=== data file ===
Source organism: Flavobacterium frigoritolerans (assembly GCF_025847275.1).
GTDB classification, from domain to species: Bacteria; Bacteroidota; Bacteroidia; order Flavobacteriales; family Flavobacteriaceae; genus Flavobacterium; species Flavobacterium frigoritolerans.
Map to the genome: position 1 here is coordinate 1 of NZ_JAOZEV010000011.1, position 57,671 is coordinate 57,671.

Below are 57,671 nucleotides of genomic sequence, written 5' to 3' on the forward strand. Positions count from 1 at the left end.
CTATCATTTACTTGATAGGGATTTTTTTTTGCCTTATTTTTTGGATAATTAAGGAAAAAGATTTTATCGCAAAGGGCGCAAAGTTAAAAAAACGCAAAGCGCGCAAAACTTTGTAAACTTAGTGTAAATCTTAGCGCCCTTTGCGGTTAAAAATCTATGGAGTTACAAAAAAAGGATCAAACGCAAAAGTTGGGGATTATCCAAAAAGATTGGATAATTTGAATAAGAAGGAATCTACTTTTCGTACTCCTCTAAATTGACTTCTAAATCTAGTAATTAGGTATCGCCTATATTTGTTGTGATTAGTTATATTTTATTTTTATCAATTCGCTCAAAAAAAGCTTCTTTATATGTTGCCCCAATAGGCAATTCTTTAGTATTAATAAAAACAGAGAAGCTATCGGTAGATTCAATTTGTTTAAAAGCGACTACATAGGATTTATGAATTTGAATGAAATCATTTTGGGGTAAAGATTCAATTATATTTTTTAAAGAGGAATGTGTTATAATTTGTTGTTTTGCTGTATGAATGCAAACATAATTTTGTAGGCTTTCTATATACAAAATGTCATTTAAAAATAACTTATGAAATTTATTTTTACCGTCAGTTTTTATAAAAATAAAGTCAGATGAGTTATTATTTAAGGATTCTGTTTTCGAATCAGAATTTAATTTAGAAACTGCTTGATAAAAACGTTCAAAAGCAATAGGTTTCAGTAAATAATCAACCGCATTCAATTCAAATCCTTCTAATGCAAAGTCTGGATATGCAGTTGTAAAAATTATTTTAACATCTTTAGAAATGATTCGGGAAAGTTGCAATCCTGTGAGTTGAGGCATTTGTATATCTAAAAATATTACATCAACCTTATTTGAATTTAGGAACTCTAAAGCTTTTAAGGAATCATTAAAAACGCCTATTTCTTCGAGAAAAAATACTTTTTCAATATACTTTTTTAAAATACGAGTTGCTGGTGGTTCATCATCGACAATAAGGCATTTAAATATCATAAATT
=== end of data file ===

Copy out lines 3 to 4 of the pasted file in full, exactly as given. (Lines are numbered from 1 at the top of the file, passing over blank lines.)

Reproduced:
Map to the genome: position 1 here is coordinate 1 of NZ_JAOZEV010000011.1, position 57,671 is coordinate 57,671.

Below are 57,671 nucleotides of genomic sequence, written 5' to 3' on the forward strand. Positions count from 1 at the left end.